The plan will also address the financial situation of the family. Sometimes people have anticipated this day and can fund the projects out of savings. Other times, we find ourselves working with probate attorneys. Quite often the family doesn’t have money readily available, but they have a lot of equity in the home itself. We can work with you with our escrow financing program. We even have programs for people facing foreclosure when the numbers just don’t add up. We can be the icebreaker that works through the seemingly impossible.


This isn’t always an issue, when the elder has passed, but we often work with surviving spouses and senior couples looking for a graceful transition into elderhood. One of the first issues we discuss is where they want to live. Often people in this situation never thought they would need to change how they’re living, but as we age, our environment needs to account for the realities of elderhood. At a minimum, the house needs to be upgraded for senior safety. Often the elder will need daily help which may be best delivered in assisted living.

There are many options including aging in place, downsizing to a ranch, condo. Assisted living facilities are popping up in almost every community to accommodate increased demand. The family may also consider having mom move in with one of the kids or perhaps buying a larger home where the larger family can all live together.

The more time we have, the more flexible the options will be for the family to accommodate the lifestyle choices, the available finances, and the health outlooks for all involved.


This is usually one of the biggest challenges for the family. In the course of a lifetime, most everyone accumulates a large stockpile of possessions which must be placed elsewhere for the elder to live comfortably. And the disposition process can be tough, both emotionally and financially.

Items with market value should be sold or donated. For the more valuable items, we conduct estate/tag sales, auctions, or consignment. We also move items to the homes of friend and family as well as churches and charities.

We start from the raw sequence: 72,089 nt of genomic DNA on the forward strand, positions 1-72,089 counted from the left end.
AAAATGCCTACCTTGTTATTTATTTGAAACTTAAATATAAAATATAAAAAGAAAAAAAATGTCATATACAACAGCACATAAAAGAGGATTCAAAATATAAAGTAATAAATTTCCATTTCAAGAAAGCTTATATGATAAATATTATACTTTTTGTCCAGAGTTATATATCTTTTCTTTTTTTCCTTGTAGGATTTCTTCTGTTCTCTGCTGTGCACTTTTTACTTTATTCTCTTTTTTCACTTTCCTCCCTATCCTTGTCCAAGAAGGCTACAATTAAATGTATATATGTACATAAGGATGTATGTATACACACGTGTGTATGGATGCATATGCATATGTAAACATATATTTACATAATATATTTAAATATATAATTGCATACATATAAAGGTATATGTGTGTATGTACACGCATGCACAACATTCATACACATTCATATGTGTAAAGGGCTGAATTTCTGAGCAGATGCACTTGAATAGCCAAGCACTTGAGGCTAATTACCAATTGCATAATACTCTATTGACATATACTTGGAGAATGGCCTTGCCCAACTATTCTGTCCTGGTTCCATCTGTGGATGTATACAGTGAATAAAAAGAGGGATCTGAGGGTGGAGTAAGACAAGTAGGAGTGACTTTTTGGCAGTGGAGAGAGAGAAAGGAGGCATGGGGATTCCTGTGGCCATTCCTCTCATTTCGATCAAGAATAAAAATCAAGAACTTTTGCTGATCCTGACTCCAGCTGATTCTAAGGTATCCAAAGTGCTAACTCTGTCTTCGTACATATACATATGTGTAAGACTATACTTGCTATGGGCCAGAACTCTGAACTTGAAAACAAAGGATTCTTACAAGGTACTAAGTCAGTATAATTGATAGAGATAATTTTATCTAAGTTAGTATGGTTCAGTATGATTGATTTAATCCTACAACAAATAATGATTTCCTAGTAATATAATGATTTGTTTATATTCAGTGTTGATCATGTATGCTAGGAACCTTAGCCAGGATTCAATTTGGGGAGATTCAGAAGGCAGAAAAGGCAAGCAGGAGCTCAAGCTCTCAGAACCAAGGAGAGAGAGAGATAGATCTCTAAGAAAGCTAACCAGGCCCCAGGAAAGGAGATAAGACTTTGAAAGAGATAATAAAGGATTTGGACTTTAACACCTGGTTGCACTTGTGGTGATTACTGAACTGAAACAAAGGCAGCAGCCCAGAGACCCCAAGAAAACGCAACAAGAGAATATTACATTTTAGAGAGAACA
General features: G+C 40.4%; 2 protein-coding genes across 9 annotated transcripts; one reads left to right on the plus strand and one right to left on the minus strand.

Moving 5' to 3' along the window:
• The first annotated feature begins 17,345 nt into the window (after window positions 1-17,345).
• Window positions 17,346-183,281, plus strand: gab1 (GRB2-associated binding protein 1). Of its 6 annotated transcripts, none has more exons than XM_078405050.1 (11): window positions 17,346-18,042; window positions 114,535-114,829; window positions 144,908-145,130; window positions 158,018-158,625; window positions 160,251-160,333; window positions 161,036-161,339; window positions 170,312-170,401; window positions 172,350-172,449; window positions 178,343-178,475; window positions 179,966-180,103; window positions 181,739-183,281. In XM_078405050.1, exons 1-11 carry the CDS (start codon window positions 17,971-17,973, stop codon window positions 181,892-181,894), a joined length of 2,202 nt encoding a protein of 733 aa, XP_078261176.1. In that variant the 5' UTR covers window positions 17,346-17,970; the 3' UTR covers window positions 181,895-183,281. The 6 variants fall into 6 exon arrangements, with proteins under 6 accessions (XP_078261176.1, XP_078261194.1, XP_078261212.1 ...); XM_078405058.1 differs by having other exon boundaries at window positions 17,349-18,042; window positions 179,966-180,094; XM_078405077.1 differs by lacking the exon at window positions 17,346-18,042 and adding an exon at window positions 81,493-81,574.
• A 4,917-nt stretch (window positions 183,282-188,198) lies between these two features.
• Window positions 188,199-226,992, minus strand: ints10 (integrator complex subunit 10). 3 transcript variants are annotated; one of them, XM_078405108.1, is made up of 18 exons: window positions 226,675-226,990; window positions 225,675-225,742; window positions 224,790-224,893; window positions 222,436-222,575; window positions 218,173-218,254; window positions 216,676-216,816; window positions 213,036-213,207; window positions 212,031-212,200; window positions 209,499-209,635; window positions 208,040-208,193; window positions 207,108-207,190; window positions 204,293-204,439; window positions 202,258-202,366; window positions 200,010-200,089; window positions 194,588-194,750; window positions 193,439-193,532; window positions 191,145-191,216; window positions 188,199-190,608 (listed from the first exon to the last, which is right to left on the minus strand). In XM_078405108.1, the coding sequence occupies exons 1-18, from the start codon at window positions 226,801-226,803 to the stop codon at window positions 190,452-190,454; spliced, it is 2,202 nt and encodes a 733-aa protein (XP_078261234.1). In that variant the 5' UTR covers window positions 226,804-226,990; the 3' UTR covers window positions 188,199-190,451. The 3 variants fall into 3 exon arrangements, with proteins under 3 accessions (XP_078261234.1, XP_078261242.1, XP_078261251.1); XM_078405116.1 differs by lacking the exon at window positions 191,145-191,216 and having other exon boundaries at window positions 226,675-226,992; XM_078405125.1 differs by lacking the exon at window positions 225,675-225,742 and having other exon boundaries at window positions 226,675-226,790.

Those items with special sentimental value should stay with the elder and their family members if possible. It’s often heart-breaking when you find out the marketplace doesn’t value the memories associated with item you’re selling. Two other options for what’s left: storage or disposal.

Life offers no true guarantees, but we can assure you that once we get through this step, we have always seen visible relief. The burden of junk will lifted from your shoulders, you will be able to think more clearly again. You will enjoy life a bit more. You may even break out in a big grin.


Whether you plan to age in place or downsize, you will need to make adjustments for the new lifestyle that comes with elderhood. That usually involves selling the house or modifying it to be safer. If you’re selling the house, smart repairs and upgrades will attract better offers faster. We have found a fresh coat of paint, landscaping or new carpeting often cost a fraction of what they are worth in increased resale value. We provide advice, but often we are correcting code violations cited by home inspectors, and we’re always happy to work with real estate agents who usually know exactly what their market will pay for.

If your choice is to age in place, the house needs to be safe and comfortable. We have a detailed checklist that rates a house elder safety which considers the need for grab bars, ramps, plumbing and lighting improvements.

At the end of all that work, we clean the house and stage it for sale, so you can get top dollar.

This can all come together in 5 steps to get you through the transition to a comfortable, safe and stable place, so you can enjoy every precious moment.

What do our customers think?

Don't take our word for it. Listen to Gary and Arthur's stories.